4"x4" CNC Mini Mill

Body: 

4" x 4" CNC Mini Mill

 

Here's our story about our CNC Mini Mill / Engraver that was put together by several of the CT Hackerspace members. We use this mostly to cut PCB Boards, but we've used to a little to carve stamps (like our Hackerspace Passport Stamp) and to cut some plexiglass. I've been meaning to write this up for a very long time but the Hack-A-Day Henchmen article got me to get off my butt.

Jeff's brother deals with used machinery for a living. Jeff was able to acquire three separate axis assemblies that were pulled out of a piece of unknown equipment. They all have THK linear bearings, ball screws and PacSci NEMA 23 stepper motors already installed. The axes used for the X and Y directions have 4 inches of travel and the one used for the Z axis has 2 inches of travel.

First we had to mount the Y axis to a piece of aluminum plate we had kicking around. This was a sturdy flat base. We then had to make an adapter plate to connect the X and Z axis together. There is a funky 90 degree steal bracket that we found in the shop that we used to support the X and Z axis assembly. Making the adapter pieces and getting everything assembled took one entire night. I personally did not sleep this night, I worked on this till 5am, went home, ate breakfast, showered and went straight to work. It was a ruff day at work, for sure.

Jeff pulled a parallel breakout board out of a piece of non-working machinery. He then bread boarded out an adapter for some Pololu stepper motor drivers. Here's a page regarding the driver board. Jeff used a Dell PC power supply to power the motors. Jeff mounted all these parts in a tidy package. Check out the Variac set up to control the speed of the spindle.

The first spindle we used was a dremel. We made a mount that utilized the threaded portion of the dremel to mount. This wasn't the most sturdy method. Matt came up with a real spindle and made the aluminum mount that you see in the photos. This setup is rock solid.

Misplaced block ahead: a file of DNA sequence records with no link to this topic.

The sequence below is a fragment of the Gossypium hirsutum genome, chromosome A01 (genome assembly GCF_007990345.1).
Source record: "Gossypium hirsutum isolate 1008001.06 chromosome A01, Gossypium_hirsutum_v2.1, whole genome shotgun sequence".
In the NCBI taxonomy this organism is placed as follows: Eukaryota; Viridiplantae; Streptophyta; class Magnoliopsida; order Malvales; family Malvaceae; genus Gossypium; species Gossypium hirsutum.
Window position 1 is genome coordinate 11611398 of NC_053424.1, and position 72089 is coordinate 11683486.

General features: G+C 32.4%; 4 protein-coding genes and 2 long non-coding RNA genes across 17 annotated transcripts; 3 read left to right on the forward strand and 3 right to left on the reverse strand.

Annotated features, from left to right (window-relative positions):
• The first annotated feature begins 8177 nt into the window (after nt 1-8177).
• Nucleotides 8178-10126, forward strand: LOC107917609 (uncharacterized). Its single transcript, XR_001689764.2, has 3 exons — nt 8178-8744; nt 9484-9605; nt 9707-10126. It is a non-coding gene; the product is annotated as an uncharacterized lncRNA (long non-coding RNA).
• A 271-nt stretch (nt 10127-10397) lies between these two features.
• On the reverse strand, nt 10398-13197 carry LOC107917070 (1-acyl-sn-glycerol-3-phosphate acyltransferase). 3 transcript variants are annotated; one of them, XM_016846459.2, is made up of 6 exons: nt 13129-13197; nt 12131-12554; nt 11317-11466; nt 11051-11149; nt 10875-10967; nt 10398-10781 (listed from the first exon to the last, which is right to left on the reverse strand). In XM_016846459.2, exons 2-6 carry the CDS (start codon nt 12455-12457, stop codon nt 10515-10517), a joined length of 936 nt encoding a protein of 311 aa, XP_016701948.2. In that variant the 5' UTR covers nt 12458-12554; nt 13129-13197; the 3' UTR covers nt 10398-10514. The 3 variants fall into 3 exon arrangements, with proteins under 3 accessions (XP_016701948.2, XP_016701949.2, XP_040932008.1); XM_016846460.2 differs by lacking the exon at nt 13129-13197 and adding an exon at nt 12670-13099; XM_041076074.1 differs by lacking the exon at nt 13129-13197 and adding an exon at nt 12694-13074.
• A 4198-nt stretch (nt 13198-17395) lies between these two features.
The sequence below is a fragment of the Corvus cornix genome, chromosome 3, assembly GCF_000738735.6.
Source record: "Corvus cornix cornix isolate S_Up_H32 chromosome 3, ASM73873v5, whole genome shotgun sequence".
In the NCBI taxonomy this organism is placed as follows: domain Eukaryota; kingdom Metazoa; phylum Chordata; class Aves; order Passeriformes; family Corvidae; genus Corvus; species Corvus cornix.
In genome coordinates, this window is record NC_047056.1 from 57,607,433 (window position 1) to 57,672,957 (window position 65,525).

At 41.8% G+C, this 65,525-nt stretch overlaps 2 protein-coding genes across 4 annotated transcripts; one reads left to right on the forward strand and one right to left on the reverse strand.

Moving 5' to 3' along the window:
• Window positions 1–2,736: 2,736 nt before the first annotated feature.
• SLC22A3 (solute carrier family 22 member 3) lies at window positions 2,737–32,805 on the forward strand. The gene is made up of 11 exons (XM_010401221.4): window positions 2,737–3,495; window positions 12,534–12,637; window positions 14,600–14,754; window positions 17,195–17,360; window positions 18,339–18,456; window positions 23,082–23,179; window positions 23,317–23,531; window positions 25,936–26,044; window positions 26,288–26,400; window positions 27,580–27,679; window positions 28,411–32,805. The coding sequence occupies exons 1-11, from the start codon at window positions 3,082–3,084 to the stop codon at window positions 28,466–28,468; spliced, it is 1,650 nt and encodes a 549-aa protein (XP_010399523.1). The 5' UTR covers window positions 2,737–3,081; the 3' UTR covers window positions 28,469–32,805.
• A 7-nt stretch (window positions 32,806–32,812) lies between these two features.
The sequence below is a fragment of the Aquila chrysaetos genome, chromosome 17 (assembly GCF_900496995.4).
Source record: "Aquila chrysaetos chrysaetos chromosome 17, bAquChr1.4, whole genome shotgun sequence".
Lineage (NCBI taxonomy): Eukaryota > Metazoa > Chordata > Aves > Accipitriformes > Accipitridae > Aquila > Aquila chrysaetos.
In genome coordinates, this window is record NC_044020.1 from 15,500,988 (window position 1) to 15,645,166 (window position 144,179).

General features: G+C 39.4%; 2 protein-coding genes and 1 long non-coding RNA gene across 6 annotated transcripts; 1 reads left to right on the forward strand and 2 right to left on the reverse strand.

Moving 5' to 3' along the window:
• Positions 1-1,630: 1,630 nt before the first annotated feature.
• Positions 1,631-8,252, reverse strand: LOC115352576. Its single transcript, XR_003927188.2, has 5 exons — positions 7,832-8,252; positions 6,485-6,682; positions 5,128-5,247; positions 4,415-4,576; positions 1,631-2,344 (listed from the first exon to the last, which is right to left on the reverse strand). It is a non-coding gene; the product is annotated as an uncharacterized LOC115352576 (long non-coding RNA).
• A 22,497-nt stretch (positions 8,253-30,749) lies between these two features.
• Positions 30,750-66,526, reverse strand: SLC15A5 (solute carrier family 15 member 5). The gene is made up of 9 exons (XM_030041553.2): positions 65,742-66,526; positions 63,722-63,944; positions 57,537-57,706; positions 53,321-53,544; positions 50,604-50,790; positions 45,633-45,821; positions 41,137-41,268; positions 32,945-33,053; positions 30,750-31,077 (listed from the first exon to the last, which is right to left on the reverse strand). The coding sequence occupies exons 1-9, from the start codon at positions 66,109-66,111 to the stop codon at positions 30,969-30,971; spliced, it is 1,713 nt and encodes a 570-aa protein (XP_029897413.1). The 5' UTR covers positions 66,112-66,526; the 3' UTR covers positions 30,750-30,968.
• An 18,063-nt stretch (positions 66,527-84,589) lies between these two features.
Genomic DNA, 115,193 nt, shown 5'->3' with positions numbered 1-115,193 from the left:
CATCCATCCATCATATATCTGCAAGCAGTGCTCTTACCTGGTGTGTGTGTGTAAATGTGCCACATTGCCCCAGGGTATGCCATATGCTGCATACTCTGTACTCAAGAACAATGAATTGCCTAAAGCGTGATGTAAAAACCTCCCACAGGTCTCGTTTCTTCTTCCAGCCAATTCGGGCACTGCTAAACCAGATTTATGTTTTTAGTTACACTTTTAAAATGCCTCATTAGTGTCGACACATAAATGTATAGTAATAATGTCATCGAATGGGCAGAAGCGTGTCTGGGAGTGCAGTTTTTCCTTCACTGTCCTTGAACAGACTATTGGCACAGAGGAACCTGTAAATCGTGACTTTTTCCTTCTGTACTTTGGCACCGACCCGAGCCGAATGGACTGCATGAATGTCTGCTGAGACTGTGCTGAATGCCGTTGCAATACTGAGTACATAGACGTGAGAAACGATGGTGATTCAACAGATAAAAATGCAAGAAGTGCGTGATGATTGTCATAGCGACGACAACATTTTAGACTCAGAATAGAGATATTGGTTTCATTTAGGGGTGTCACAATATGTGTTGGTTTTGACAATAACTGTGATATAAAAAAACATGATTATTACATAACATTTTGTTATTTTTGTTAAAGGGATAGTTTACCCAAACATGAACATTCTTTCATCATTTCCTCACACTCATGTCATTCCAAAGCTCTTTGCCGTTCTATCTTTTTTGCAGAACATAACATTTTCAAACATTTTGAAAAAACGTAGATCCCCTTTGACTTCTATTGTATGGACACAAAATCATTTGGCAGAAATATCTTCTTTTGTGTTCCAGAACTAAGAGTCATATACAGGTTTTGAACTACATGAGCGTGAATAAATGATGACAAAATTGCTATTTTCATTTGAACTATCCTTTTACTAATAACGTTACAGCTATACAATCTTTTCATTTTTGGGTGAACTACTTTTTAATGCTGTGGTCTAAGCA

The new spindle was louder than the dremel, loud enough to annoy the other members that were working on other projects. We had plywood, plexiglass and hinges in the materials area so we made a sound/dust enclosure. I got the blue paint from home depot for free, it was a small sample size that someone didn't like after it was mixed up. Zero dollar enclosure!

Under the monitor is a 1980's PC power switch. We use it to distribute the power to the CNC Machine parts. We have switches for the computer and monitor, of course. We also are able to turn on the motor drivers, spindle and interior cabinet lights from the computer with the enclosure closed.

Our keyboard was modified to show the LinuxCNC shortcuts, this was on Hack-A-Day in 2012.

The interior cabinet lights are the LED assemblies from those free Harbor Freight flashlights hooked up to a wall wart. The OS is LinuxCNC. I can't say enough good about this software.  We got the PC from a vendor at the MIT Flea Market.

Although some of the components are valuable, the overall cost to the group was extremely low for the group. Pololu Drivers: $30 ,  PC: $10

 

Here's a quick video we took right when we got this working, it still has the dremel mounted. 

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